Quaker Lake is a 268 acre man-made lake located in Allegany State Park. It was formed in 1968 by impounding Quaker Run. It has a bottom primarily of mud with some cobble and gravel. The shoreline is virtually undeveloped and consists primarily of mowed fields with some wooded areas.
Elevation: 1,365 feet
Area: 268 acres
Shoreline Length: 3.8 miles
Max Depth: 40 feet
Mean Depth: 15 feet
Town: Cold Spring
Fishing access is nearly unlimited with shoreline fishing allowed around the entire lake, except for the swimming area. There is a launch for small trailered boats, canoes and kayaks located at the north end of the lake near the dam.
Trout: Quaker Lake is stocked every spring with yearling brown trout and two-year-old brown trout. Surplus hatchery breeders are also stocked in the fall of most years. The trout fishery is essentially a put-and-take fishery since there is little holdover of trout. Ice fishing for trout is permitted.
Largemouth and Smallmouth Bass: Quaker Lake provides good fishing for both smallmouth bass and largemouth bass. As the lake's dominant predator, smallmouth bass are plentiful, and the population is well balanced. Largemouth bass are generally present in lower numbers, although there are decent numbers of sizeable largemouth cruising the lake. Bass anglers have success with spinner baits, surface plugs, plastic worms, and crank baits, as well as live bait such as crayfish or worms.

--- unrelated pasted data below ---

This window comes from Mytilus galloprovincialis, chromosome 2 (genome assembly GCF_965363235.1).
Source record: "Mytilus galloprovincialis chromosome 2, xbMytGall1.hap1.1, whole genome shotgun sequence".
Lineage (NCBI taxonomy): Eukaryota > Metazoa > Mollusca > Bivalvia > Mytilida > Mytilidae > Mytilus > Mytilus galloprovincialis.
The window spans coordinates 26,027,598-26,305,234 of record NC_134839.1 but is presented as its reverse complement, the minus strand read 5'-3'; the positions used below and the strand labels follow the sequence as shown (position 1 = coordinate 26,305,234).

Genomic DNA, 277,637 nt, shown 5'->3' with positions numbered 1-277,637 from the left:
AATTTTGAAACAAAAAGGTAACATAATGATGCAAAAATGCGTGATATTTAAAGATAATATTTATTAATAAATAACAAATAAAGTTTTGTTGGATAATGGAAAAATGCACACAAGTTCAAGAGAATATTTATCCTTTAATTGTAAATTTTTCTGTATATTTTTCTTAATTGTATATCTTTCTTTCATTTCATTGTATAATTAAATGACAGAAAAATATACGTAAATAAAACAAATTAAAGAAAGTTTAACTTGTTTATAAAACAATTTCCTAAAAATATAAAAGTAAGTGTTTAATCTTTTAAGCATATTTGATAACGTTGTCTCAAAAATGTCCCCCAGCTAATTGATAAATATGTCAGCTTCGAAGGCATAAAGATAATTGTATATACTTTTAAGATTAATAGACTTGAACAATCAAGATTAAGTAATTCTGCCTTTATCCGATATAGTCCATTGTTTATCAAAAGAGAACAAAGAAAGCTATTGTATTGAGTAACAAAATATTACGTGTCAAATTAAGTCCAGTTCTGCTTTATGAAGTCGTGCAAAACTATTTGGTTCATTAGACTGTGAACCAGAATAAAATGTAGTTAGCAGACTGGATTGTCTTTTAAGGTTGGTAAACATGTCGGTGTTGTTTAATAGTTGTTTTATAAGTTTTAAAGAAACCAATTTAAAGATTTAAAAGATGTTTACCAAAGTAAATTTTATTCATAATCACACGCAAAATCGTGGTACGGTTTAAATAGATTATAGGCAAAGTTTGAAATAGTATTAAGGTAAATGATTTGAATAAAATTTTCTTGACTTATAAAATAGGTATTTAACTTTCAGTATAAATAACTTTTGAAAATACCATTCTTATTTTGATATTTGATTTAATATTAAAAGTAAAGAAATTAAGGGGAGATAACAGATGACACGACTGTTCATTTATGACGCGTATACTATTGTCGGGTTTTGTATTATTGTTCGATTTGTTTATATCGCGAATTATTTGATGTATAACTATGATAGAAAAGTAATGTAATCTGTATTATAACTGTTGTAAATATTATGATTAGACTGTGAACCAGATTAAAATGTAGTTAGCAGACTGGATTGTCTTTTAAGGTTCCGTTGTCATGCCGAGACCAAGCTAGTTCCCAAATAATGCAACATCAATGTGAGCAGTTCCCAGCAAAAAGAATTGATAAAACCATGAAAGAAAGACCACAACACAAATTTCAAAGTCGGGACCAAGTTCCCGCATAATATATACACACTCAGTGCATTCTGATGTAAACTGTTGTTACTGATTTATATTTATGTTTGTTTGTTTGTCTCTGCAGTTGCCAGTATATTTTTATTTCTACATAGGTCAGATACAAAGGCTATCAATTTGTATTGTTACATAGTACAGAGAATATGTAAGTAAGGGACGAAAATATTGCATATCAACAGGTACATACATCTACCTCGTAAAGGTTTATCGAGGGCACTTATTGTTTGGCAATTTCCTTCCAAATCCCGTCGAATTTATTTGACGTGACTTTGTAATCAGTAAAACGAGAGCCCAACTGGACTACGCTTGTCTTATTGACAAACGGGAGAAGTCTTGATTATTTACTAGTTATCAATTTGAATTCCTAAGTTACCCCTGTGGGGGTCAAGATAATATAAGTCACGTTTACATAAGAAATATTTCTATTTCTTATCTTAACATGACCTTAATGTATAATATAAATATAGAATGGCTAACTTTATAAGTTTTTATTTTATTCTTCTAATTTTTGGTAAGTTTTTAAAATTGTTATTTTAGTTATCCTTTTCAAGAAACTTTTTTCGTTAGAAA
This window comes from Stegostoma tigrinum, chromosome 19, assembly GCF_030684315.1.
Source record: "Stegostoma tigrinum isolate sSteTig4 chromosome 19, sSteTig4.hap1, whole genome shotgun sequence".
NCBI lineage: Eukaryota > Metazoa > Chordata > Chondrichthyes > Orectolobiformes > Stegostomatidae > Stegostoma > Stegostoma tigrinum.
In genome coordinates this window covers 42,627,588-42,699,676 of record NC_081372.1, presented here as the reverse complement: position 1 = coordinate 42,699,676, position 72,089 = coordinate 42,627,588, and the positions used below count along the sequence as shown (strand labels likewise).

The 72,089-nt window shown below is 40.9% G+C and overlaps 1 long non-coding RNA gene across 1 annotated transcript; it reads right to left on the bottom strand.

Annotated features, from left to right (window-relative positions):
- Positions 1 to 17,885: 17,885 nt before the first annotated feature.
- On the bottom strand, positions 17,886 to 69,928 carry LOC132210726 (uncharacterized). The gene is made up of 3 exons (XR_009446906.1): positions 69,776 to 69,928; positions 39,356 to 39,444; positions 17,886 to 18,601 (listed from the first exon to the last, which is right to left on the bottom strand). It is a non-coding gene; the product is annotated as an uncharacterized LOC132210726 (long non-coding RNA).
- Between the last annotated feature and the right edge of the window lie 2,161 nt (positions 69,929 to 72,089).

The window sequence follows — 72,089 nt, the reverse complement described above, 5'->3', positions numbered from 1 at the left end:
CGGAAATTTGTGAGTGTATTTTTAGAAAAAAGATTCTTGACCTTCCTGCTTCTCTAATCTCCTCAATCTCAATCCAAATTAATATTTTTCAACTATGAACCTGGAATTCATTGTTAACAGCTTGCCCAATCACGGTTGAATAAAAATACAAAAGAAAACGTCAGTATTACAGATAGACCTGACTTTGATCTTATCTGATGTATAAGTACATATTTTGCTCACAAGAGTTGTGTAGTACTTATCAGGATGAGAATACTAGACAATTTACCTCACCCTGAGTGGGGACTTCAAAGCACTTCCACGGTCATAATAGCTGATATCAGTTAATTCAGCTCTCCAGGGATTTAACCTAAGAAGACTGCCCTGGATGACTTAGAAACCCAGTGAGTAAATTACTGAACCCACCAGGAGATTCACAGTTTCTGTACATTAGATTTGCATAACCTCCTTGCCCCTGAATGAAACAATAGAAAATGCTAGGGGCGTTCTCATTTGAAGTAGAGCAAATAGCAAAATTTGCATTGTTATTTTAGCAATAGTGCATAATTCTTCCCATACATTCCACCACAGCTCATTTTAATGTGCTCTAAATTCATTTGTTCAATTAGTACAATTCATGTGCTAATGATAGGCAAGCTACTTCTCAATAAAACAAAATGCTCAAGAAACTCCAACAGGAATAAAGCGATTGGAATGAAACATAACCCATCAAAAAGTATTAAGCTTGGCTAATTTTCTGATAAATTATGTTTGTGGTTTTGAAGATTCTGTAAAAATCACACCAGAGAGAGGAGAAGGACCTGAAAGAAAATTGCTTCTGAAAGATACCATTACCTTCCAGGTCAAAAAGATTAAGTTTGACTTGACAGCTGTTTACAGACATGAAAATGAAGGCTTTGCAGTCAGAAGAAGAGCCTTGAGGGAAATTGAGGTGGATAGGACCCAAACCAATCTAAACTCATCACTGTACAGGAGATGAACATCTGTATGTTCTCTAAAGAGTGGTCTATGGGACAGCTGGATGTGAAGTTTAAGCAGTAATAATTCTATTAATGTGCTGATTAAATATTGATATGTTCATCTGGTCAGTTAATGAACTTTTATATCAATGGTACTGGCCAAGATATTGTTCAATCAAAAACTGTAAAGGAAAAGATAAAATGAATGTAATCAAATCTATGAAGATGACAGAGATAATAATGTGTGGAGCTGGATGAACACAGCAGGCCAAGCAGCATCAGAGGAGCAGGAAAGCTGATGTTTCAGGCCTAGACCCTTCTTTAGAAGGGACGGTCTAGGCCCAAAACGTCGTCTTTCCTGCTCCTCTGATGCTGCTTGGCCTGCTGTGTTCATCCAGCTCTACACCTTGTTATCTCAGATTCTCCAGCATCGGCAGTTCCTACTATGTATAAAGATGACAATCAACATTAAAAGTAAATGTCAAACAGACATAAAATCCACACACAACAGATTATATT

Northern Pike: There is a small but growing population of northern pike in Quaker Lake. Fish up to 40 inches surprise anglers targeting bass or trout in the summer. Anglers target northern pike while ice fishing and have good success.
Panfish: Yellow perch and bluegill are the lake's dominant panfish, with some pumpkinseed, rock bass and brown bullhead as well. Yellow perch were highly abundant in 2013, consisting mostly of young, small fish. Perch are slow growing in Quaker, but are expected to provide improving fishing opportunities in the near future. Bluegill are present in decent numbers; however anglers generally catch few keeper sized fish. Overall, panfish abundance is limited, due to lack of perennial beds of aquatic vegetation and the lower fertility of the lake. Live baits including worms and minnows work well for panfish; rock bass are also fond of small crayfish.
Special fishing regulations apply (leaving DEC website to official Fishing Regulations Guide vendor website)
Electric motors only (5 hp maximum). Ice fishing permitted.